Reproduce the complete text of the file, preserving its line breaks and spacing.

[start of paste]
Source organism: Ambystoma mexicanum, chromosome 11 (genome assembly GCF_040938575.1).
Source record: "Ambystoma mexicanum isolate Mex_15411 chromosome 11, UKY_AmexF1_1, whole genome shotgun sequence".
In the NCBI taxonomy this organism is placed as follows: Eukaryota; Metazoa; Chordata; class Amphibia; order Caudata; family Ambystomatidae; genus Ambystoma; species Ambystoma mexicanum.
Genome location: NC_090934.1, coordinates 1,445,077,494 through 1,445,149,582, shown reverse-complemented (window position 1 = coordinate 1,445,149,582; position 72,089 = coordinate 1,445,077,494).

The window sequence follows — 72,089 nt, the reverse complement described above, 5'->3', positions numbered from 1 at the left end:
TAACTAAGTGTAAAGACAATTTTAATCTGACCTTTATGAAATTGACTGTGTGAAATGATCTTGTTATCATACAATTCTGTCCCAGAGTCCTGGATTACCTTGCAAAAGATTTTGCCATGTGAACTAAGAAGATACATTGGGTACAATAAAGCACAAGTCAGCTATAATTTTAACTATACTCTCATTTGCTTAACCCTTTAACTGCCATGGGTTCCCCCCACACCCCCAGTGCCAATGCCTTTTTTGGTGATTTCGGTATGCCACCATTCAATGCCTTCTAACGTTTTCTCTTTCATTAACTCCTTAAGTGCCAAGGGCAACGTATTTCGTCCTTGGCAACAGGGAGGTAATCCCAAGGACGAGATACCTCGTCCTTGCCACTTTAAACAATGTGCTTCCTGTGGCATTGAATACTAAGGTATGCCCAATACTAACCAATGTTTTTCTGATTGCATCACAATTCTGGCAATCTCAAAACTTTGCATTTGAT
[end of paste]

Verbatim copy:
Source organism: Ambystoma mexicanum, chromosome 11 (genome assembly GCF_040938575.1).
Source record: "Ambystoma mexicanum isolate Mex_15411 chromosome 11, UKY_AmexF1_1, whole genome shotgun sequence".
In the NCBI taxonomy this organism is placed as follows: Eukaryota; Metazoa; Chordata; class Amphibia; order Caudata; family Ambystomatidae; genus Ambystoma; species Ambystoma mexicanum.
Genome location: NC_090934.1, coordinates 1,445,077,494 through 1,445,149,582, shown reverse-complemented (window position 1 = coordinate 1,445,149,582; position 72,089 = coordinate 1,445,077,494).

The window sequence follows — 72,089 nt, the reverse complement described above, 5'->3', positions numbered from 1 at the left end:
TAACTAAGTGTAAAGACAATTTTAATCTGACCTTTATGAAATTGACTGTGTGAAATGATCTTGTTATCATACAATTCTGTCCCAGAGTCCTGGATTACCTTGCAAAAGATTTTGCCATGTGAACTAAGAAGATACATTGGGTACAATAAAGCACAAGTCAGCTATAATTTTAACTATACTCTCATTTGCTTAACCCTTTAACTGCCATGGGTTCCCCCCACACCCCCAGTGCCAATGCCTTTTTTGGTGATTTCGGTATGCCACCATTCAATGCCTTCTAACGTTTTCTCTTTCATTAACTCCTTAAGTGCCAAGGGCAACGTATTTCGTCCTTGGCAACAGGGAGGTAATCCCAAGGACGAGATACCTCGTCCTTGCCACTTTAAACAATGTGCTTCCTGTGGCATTGAATACTAAGGTATGCCCAATACTAACCAATGTTTTTCTGATTGCATCACAATTCTGGCAATCTCAAAACTTTGCATTTGAT